Investigation of the usability of conebeam CT data sets for dose calculation.Radiat Oncol. 2008 Dec 16; 3:42.RO
To investigate the feasibility and accuracy of dose calculation in cone beam CT (CBCT) data sets.
Kilovoltage CBCT images were acquired with the Elekta XVI system, CT studies generated with a conventional multi-slice CT scanner (Siemens Somatom Sensation Open) served as reference images. Material specific volumes of interest (VOI) were defined for commercial CT Phantoms (CATPhan and Gammex RMI) and CT values were evaluated in CT and CBCT images. For CBCT imaging, the influence of image acquisition parameters such as tube voltage, with or without filter (F1 or F0) and collimation on the CT values was investigated. CBCT images of 33 patients (pelvis n = 11, thorax n = 11, head n = 11) were compared with corresponding planning CT studies. Dose distributions for three different treatment plans were calculated in CT and CBCT images and differences were evaluated. Four different correction strategies to match CT values (HU) and density (D) in CBCT images were analysed: standard CT HU-D table without adjustment for CBCT; phantom based HU-D tables; patient group based HU-D tables (pelvis, thorax, head); and patient specific HU-D tables.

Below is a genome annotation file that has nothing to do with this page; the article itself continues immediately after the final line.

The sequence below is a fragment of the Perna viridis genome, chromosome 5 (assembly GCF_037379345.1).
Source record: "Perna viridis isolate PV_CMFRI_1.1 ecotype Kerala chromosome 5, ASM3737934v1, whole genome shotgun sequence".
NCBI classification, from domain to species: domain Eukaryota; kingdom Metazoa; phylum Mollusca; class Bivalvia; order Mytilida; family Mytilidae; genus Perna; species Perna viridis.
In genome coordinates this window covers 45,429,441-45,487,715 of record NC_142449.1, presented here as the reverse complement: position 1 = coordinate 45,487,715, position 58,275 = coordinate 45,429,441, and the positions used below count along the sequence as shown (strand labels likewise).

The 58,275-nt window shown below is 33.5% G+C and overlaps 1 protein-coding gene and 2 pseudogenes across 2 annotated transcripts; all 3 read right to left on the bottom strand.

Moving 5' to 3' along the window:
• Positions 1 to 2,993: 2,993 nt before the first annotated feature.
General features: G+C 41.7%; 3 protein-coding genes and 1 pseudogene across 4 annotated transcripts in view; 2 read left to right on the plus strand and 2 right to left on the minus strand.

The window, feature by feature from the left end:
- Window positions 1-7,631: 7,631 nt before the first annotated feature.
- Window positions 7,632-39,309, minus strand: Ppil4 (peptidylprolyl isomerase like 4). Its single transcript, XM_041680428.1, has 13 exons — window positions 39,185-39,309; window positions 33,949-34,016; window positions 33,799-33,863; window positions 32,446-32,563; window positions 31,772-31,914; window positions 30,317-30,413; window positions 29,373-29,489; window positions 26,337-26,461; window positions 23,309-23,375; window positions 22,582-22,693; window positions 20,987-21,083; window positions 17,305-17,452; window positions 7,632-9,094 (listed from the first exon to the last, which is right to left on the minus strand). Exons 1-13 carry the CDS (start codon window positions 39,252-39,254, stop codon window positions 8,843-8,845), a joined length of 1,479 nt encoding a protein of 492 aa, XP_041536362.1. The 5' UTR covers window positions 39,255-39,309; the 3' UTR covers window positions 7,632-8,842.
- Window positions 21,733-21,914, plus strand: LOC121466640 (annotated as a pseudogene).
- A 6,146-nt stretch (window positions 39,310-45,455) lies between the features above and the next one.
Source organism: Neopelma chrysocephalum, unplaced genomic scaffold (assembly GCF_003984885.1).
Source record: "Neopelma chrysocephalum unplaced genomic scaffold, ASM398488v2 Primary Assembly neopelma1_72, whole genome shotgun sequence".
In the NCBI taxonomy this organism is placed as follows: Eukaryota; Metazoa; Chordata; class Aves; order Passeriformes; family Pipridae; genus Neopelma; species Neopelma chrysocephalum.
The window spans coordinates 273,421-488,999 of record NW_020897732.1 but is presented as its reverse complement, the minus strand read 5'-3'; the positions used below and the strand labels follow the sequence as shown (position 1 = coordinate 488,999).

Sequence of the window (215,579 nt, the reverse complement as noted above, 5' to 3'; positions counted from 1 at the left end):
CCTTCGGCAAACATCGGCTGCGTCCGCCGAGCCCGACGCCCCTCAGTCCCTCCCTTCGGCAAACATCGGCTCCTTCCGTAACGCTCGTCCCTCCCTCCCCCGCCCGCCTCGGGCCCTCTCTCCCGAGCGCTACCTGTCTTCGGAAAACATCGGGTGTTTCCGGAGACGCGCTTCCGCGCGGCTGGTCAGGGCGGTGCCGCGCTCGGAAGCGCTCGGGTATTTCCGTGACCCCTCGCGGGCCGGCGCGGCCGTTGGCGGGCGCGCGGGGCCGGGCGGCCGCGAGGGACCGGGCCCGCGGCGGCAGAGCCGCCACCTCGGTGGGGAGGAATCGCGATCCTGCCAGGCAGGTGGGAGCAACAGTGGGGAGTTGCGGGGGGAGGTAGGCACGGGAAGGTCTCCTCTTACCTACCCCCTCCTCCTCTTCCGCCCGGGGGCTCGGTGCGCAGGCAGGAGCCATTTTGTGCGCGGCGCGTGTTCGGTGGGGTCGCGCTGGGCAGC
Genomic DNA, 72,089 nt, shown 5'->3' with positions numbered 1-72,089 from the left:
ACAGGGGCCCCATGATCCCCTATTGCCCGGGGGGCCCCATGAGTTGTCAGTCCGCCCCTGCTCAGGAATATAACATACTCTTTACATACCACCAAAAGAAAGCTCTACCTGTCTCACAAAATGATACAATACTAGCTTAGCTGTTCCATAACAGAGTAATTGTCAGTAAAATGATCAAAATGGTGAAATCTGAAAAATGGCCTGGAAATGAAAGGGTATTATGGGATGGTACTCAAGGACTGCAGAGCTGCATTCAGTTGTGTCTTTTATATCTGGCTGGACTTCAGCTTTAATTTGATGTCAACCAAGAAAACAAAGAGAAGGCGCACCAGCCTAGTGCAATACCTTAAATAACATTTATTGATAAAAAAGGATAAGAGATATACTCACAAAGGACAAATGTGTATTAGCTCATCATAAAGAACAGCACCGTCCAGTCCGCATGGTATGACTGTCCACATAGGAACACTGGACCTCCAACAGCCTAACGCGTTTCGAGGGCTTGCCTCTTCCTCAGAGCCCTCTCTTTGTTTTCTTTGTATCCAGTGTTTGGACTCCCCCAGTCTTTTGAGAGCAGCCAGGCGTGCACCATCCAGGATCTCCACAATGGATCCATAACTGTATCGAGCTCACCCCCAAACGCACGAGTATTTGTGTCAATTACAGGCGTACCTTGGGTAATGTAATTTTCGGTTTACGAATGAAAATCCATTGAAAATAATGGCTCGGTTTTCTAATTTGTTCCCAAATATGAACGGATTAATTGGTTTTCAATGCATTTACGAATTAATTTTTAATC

CT values in the CBCT images of the CATPhan were highly variable depending on the image acquisition parameters: a mean difference of 564 HU +/- 377 HU was calculated between CT values determined from the planning CT and CBCT images. Hence, two protocols were selected for CBCT imaging in the further part of the study and HU-D tables were always specific for these protocols (pelvis and thorax with M20F1 filter, 120 kV; head S10F0 no filter, 100 kV). For dose calculation in real patient CBCT images, the largest differences between CT and CBCT were observed for the standard CT HU-D table: differences were 8.0% +/- 5.7%, 10.9% +/- 6.8% and 14.5% +/- 10.4% respectively for pelvis, thorax and head patients using clinical treatment plans. The use of patient and group based HU-D tables resulted in small dose differences between planning CT and CBCT: 0.9% +/- 0.9%, 1.8% +/- 1.6%, 1.5% +/- 2.5% for pelvis, thorax and head patients, respectively. The application of the phantom based HU-D table was acceptable for the head patients but larger deviations were determined for the pelvis and thorax patient populations.
The generation of three HU-D tables specific for the anatomical regions pelvis, thorax and head and specific for the corresponding CBCT image acquisition parameters resulted in accurate dose calculation in CBCT images. Once these HU-D tables are created, direct dose calculation on CBCT datasets is possible without the need of a reference CT images for pixel value calibration.